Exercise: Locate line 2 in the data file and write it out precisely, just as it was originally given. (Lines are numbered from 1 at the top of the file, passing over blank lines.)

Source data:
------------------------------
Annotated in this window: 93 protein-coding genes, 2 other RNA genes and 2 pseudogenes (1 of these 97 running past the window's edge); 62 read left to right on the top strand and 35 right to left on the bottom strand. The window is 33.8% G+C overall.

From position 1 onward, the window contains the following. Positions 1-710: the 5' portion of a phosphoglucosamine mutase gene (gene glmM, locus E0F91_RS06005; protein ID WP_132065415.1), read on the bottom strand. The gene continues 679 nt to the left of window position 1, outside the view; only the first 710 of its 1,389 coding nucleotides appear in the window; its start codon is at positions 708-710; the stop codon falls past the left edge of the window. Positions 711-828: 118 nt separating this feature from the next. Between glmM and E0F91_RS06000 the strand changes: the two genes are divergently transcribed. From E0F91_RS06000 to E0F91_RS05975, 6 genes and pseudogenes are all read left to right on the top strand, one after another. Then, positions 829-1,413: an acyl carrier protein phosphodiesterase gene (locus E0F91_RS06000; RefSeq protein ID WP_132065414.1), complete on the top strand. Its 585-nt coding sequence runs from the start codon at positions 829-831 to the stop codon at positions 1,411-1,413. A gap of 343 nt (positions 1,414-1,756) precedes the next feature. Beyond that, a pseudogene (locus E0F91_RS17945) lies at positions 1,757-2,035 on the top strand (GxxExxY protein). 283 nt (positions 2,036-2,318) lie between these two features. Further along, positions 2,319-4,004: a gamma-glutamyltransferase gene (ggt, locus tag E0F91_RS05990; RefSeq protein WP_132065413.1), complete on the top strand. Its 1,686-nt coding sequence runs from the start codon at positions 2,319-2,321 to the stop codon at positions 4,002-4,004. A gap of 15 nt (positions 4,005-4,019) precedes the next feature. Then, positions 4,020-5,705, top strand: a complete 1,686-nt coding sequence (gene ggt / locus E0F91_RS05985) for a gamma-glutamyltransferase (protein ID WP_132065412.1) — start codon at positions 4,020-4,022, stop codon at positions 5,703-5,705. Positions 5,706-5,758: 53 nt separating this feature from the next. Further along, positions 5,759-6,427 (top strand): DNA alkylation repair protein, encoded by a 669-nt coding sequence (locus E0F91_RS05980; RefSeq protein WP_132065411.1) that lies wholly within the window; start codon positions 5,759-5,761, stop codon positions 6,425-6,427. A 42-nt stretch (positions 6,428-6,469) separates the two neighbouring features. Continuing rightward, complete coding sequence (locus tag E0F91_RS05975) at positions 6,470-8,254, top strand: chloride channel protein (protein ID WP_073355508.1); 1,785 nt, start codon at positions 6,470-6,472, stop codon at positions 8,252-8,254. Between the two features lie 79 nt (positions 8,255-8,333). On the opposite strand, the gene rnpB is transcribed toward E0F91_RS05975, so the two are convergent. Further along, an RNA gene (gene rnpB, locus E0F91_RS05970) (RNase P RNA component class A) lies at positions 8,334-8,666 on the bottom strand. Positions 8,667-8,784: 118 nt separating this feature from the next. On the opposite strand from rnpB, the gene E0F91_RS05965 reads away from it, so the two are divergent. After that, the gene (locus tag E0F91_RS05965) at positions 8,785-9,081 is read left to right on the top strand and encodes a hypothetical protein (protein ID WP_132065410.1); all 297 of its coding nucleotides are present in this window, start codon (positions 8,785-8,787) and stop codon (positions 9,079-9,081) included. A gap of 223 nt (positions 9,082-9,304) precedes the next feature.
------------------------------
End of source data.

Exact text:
From position 1 onward, the window contains the following. Positions 1-710: the 5' portion of a phosphoglucosamine mutase gene (gene glmM, locus E0F91_RS06005; protein ID WP_132065415.1), read on the bottom strand. The gene continues 679 nt to the left of window position 1, outside the view; only the first 710 of its 1,389 coding nucleotides appear in the window; its start codon is at positions 708-710; the stop codon falls past the left edge of the window. Positions 711-828: 118 nt separating this feature from the next. Between glmM and E0F91_RS06000 the strand changes: the two genes are divergently transcribed. From E0F91_RS06000 to E0F91_RS05975, 6 genes and pseudogenes are all read left to right on the top strand, one after another. Then, positions 829-1,413: an acyl carrier protein phosphodiesterase gene (locus E0F91_RS06000; RefSeq protein ID WP_132065414.1), complete on the top strand. Its 585-nt coding sequence runs from the start codon at positions 829-831 to the stop codon at positions 1,411-1,413. A gap of 343 nt (positions 1,414-1,756) precedes the next feature. Beyond that, a pseudogene (locus E0F91_RS17945) lies at positions 1,757-2,035 on the top strand (GxxExxY protein). 283 nt (positions 2,036-2,318) lie between these two features. Further along, positions 2,319-4,004: a gamma-glutamyltransferase gene (ggt, locus tag E0F91_RS05990; RefSeq protein WP_132065413.1), complete on the top strand. Its 1,686-nt coding sequence runs from the start codon at positions 2,319-2,321 to the stop codon at positions 4,002-4,004. A gap of 15 nt (positions 4,005-4,019) precedes the next feature. Then, positions 4,020-5,705, top strand: a complete 1,686-nt coding sequence (gene ggt / locus E0F91_RS05985) for a gamma-glutamyltransferase (protein ID WP_132065412.1) — start codon at positions 4,020-4,022, stop codon at positions 5,703-5,705. Positions 5,706-5,758: 53 nt separating this feature from the next. Further along, positions 5,759-6,427 (top strand): DNA alkylation repair protein, encoded by a 669-nt coding sequence (locus E0F91_RS05980; RefSeq protein WP_132065411.1) that lies wholly within the window; start codon positions 5,759-5,761, stop codon positions 6,425-6,427. A 42-nt stretch (positions 6,428-6,469) separates the two neighbouring features. Continuing rightward, complete coding sequence (locus tag E0F91_RS05975) at positions 6,470-8,254, top strand: chloride channel protein (protein ID WP_073355508.1); 1,785 nt, start codon at positions 6,470-6,472, stop codon at positions 8,252-8,254. Between the two features lie 79 nt (positions 8,255-8,333). On the opposite strand, the gene rnpB is transcribed toward E0F91_RS05975, so the two are convergent. Further along, an RNA gene (gene rnpB, locus E0F91_RS05970) (RNase P RNA component class A) lies at positions 8,334-8,666 on the bottom strand. Positions 8,667-8,784: 118 nt separating this feature from the next. On the opposite strand from rnpB, the gene E0F91_RS05965 reads away from it, so the two are divergent. After that, the gene (locus tag E0F91_RS05965) at positions 8,785-9,081 is read left to right on the top strand and encodes a hypothetical protein (protein ID WP_132065410.1); all 297 of its coding nucleotides are present in this window, start codon (positions 8,785-8,787) and stop codon (positions 9,079-9,081) included. A gap of 223 nt (positions 9,082-9,304) precedes the next feature.